Chicago is a flash piece narrated from the perspective of a sixteen-year-old whose observations circle around the creepy acknowledgment in the first line: “He kissed his daughter like a lover in the dark hallway at her bedroom door.”
And then the situation: the narrator is visiting her boyfriend’s house. The couple is lying on the couch, covered by an afghan, while the narrator’s boyfriend’s fingers “were inside [her] jeans.” The mother, father, and sister are in the living room next to the couple, and they’re all watching Happy Days, though the irony of that television title is lost on them, or at least the narrator, whose family is falling apart.
But you haven’t forgotten the first line, have you? I haven’t either, and the narrator hasn’t because she returns to this detail again and again. The sheer tragedy of it; of the narrator’s boyfriend’s sister (who is fifteen) instructed to go to bed at 8:15, halfway through Happy Days, and the father kissing her in the hallway. How many fifteen-year-olds are instructed to go to bed at 8:15? Of course that’s the least of the sister’s worries. Our worries.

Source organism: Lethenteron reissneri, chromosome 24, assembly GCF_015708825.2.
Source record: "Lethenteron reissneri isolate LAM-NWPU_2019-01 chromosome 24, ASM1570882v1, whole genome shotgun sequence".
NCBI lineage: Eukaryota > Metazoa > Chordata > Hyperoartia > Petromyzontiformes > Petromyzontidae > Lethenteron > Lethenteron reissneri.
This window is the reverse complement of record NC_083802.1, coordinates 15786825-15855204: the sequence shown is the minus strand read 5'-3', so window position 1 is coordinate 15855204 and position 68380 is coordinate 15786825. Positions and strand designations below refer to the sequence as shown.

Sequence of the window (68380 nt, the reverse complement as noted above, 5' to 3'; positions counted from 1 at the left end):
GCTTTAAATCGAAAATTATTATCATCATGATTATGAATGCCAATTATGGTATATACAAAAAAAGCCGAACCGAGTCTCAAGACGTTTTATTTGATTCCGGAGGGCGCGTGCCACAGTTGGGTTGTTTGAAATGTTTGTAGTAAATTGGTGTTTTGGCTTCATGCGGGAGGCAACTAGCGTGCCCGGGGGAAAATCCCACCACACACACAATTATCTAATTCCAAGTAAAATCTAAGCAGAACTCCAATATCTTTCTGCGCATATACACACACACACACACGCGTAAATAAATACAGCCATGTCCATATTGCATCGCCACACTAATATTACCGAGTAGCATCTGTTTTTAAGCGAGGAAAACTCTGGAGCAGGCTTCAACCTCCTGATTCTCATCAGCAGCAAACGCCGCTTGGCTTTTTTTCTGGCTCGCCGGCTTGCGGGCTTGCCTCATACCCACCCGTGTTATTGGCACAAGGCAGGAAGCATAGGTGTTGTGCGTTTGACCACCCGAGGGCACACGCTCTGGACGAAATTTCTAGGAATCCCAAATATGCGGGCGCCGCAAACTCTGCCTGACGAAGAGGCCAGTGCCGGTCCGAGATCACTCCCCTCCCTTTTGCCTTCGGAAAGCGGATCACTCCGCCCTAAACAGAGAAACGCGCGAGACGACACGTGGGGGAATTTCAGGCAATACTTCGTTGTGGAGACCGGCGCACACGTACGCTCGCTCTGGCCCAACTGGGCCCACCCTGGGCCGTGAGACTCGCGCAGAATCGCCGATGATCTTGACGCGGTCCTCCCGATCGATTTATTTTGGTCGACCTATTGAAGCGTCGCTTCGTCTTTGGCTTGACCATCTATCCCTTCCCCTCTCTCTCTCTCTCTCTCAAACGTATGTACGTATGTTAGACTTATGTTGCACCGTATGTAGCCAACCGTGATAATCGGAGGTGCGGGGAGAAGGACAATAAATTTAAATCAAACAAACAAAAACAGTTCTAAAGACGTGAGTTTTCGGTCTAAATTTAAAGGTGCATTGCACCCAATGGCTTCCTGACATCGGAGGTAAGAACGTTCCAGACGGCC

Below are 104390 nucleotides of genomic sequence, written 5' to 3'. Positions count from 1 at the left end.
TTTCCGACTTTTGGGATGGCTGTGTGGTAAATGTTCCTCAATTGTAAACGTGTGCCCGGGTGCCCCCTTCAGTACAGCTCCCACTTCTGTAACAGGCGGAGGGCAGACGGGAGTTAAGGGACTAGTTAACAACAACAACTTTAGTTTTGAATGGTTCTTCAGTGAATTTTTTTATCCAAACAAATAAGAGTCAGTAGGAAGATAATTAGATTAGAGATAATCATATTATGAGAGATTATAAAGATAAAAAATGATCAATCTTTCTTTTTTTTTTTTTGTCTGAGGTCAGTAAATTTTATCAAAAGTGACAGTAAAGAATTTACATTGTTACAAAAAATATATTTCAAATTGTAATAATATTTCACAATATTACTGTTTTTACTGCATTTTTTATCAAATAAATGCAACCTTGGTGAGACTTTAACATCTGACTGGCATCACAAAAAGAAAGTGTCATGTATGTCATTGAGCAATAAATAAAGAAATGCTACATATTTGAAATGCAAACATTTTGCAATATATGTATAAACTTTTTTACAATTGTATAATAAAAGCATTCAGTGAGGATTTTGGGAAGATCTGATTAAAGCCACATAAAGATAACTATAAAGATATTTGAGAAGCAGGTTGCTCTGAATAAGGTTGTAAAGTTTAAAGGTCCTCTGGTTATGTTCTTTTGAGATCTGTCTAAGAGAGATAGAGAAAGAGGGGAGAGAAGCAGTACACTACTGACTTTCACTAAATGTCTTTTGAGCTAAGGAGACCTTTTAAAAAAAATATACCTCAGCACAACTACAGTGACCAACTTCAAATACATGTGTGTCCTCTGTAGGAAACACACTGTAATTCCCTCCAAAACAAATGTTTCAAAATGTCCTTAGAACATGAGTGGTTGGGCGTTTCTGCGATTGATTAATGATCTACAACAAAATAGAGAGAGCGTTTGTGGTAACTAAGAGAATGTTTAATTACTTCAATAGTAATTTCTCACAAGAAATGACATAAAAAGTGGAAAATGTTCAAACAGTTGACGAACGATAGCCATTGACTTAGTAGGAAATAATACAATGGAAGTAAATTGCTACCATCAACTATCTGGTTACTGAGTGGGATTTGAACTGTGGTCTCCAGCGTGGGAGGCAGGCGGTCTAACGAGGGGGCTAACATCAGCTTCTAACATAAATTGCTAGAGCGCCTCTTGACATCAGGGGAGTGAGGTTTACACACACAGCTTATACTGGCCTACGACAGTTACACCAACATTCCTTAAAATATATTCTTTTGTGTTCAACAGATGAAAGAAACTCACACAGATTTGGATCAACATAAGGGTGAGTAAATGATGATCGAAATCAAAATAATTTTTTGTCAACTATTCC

Still, there are other things happening: discussions about travel, backstory which features a funeral and a fist through a window. And objects (spoons) that represent an important role in this brief, powerful story.
On a personal note, I’ve never read a story that refers to the Amana Colonies, but I’ve been there, and I’ve eaten that family style dining to which the narrator refers, where they bring you massive plates of potatoes and meat, and whatever else northern Europeans chow on. But in my family, there were always too many people at the table, and even the large platters never felt like enough to satisfy our cravings.
Fortunately that’s not the case with Fish’s story. There’s plenty here, and she does us the courtesy of trusting us with just the right information. We’re in the hands of a master storyteller, and she doles out just enough detail. Not too much. Just enough.